Church historian Luther Reed called the Gospel “the liturgical summit of the first half of the Service.” Expanding on this thought he wrote (The Lutheran Liturgy, 281):

The four Gospels … have always stood apart from the rest of Holy Scripture as giving a clear and living picture of the divine Person of our Lord. These inspired records of eye-witnesses, convincing in their simplicity, sincerity, and power, reveal to us the Christ of God in the lowliness of His humanity and the majesty of His divinity. They tell us the incidents of His daily life. They record His actions, conversations, and teaching. They lead us through the unfolding drama of His suffering, death, and resurrection to the sure foundations upon which the Christian Church is built—the message of salvation, the commissioning of the Apostles, and the institution of Sacraments.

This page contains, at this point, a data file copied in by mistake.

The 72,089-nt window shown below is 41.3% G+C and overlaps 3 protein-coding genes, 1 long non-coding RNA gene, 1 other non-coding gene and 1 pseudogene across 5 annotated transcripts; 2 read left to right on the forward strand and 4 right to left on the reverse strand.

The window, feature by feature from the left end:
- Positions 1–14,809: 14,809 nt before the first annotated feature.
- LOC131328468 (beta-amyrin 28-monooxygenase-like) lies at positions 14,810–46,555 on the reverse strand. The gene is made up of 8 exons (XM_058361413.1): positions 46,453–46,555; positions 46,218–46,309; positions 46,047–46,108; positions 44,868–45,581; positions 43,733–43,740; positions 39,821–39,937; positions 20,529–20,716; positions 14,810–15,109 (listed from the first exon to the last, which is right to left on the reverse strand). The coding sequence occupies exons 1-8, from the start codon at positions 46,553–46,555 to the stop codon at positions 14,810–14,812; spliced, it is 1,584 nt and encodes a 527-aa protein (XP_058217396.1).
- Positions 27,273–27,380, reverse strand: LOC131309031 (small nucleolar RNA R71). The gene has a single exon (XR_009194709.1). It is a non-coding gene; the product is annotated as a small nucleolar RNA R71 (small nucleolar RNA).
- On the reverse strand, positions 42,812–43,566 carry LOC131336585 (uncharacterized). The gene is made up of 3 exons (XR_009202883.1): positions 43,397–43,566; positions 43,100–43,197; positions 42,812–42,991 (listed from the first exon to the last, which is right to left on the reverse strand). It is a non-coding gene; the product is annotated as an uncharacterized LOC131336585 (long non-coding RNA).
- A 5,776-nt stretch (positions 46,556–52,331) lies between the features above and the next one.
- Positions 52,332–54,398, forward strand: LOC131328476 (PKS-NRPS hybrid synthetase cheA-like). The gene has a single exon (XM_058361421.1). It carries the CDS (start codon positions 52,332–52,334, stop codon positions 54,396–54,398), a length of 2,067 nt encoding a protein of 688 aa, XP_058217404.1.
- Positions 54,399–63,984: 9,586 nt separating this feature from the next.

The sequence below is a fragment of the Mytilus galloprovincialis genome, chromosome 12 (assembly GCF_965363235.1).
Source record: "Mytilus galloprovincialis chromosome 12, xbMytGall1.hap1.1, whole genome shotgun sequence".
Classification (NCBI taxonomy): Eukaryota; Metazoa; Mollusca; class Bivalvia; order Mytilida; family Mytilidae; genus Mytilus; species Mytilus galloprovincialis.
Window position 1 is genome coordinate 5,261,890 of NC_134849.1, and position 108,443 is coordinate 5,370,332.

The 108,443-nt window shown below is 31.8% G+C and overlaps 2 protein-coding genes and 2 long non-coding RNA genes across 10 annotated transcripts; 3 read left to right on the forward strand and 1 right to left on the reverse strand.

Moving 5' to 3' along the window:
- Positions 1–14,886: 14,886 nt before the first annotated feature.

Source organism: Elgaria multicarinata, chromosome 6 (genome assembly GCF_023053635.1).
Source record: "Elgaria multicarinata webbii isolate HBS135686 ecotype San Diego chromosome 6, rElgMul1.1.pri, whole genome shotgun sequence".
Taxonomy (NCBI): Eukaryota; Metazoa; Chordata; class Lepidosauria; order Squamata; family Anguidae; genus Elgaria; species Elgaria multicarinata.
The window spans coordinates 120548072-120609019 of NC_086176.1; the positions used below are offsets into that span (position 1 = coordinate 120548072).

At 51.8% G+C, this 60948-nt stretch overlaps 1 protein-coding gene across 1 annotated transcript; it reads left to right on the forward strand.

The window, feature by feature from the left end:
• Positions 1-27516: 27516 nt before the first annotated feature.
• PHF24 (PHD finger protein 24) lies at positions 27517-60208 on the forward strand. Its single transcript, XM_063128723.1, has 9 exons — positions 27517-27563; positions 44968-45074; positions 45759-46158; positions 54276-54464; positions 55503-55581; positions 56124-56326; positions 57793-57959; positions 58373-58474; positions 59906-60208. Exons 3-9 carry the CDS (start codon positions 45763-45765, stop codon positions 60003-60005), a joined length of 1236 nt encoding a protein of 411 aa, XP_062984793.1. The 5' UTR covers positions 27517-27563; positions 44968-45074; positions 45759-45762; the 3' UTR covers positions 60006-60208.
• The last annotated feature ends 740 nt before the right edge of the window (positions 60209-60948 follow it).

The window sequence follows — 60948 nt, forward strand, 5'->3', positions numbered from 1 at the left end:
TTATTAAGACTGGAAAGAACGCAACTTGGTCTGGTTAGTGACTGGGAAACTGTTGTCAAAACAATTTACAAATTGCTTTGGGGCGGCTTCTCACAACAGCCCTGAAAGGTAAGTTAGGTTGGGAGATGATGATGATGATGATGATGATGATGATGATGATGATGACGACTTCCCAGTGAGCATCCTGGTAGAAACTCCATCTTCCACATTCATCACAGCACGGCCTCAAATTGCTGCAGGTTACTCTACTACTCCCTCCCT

In order to ensure the consistent retelling of this Divine drama, the Lutheran Church has preserved the historic lectionary. Instead of progressing through each book in its entirety with sequential readings (which we tend to reserve for Bible studies), we (re)trace the grand salvation story. So, instead of beginning at Genesis 1 or Matthew 1 and reading each book chapter by chapter, our readings match the given theme for each Sunday.

This system of assigned readings developed over time as the church increasingly structured its life around Christ’s. In broad strokes the Church year is divided into three “times”: Christmas, Easter, and the Church. These “times” are subdivided into seasons such as Advent, Christmas, Epiphany, Lent, Easter, and Pentecost. The readings are built around these events.